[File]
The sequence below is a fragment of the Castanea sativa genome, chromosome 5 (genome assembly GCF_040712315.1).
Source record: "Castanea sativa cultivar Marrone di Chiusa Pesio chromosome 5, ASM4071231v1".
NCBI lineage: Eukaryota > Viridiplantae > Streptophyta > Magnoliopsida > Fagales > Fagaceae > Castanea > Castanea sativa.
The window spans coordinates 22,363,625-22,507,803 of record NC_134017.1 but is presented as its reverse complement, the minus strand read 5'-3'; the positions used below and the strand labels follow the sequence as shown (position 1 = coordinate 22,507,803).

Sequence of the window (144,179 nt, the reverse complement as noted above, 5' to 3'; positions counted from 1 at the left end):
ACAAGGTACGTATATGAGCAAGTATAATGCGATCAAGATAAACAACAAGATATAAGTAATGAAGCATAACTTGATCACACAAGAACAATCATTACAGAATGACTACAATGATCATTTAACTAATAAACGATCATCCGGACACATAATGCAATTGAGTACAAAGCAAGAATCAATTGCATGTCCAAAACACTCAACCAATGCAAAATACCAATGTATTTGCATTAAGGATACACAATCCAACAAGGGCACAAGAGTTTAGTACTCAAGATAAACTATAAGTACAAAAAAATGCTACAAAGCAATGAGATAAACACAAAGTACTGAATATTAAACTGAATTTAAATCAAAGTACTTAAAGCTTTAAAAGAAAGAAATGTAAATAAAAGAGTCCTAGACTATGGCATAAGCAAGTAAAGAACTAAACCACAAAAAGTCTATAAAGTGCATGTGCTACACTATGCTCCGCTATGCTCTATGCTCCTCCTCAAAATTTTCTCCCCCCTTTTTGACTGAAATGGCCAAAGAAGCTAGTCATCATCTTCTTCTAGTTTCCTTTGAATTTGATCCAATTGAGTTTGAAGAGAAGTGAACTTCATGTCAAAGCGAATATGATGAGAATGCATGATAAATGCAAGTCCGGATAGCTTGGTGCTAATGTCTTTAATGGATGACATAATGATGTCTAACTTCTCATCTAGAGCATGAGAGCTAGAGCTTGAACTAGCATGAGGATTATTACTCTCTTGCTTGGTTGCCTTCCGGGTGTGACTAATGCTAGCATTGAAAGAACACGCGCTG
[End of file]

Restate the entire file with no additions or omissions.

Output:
The sequence below is a fragment of the Castanea sativa genome, chromosome 5 (genome assembly GCF_040712315.1).
Source record: "Castanea sativa cultivar Marrone di Chiusa Pesio chromosome 5, ASM4071231v1".
NCBI lineage: Eukaryota > Viridiplantae > Streptophyta > Magnoliopsida > Fagales > Fagaceae > Castanea > Castanea sativa.
The window spans coordinates 22,363,625-22,507,803 of record NC_134017.1 but is presented as its reverse complement, the minus strand read 5'-3'; the positions used below and the strand labels follow the sequence as shown (position 1 = coordinate 22,507,803).

Sequence of the window (144,179 nt, the reverse complement as noted above, 5' to 3'; positions counted from 1 at the left end):
ACAAGGTACGTATATGAGCAAGTATAATGCGATCAAGATAAACAACAAGATATAAGTAATGAAGCATAACTTGATCACACAAGAACAATCATTACAGAATGACTACAATGATCATTTAACTAATAAACGATCATCCGGACACATAATGCAATTGAGTACAAAGCAAGAATCAATTGCATGTCCAAAACACTCAACCAATGCAAAATACCAATGTATTTGCATTAAGGATACACAATCCAACAAGGGCACAAGAGTTTAGTACTCAAGATAAACTATAAGTACAAAAAAATGCTACAAAGCAATGAGATAAACACAAAGTACTGAATATTAAACTGAATTTAAATCAAAGTACTTAAAGCTTTAAAAGAAAGAAATGTAAATAAAAGAGTCCTAGACTATGGCATAAGCAAGTAAAGAACTAAACCACAAAAAGTCTATAAAGTGCATGTGCTACACTATGCTCCGCTATGCTCTATGCTCCTCCTCAAAATTTTCTCCCCCCTTTTTGACTGAAATGGCCAAAGAAGCTAGTCATCATCTTCTTCTAGTTTCCTTTGAATTTGATCCAATTGAGTTTGAAGAGAAGTGAACTTCATGTCAAAGCGAATATGATGAGAATGCATGATAAATGCAAGTCCGGATAGCTTGGTGCTAATGTCTTTAATGGATGACATAATGATGTCTAACTTCTCATCTAGAGCATGAGAGCTAGAGCTTGAACTAGCATGAGGATTATTACTCTCTTGCTTGGTTGCCTTCCGGGTGTGACTAATGCTAGCATTGAAAGAACACGCGCTG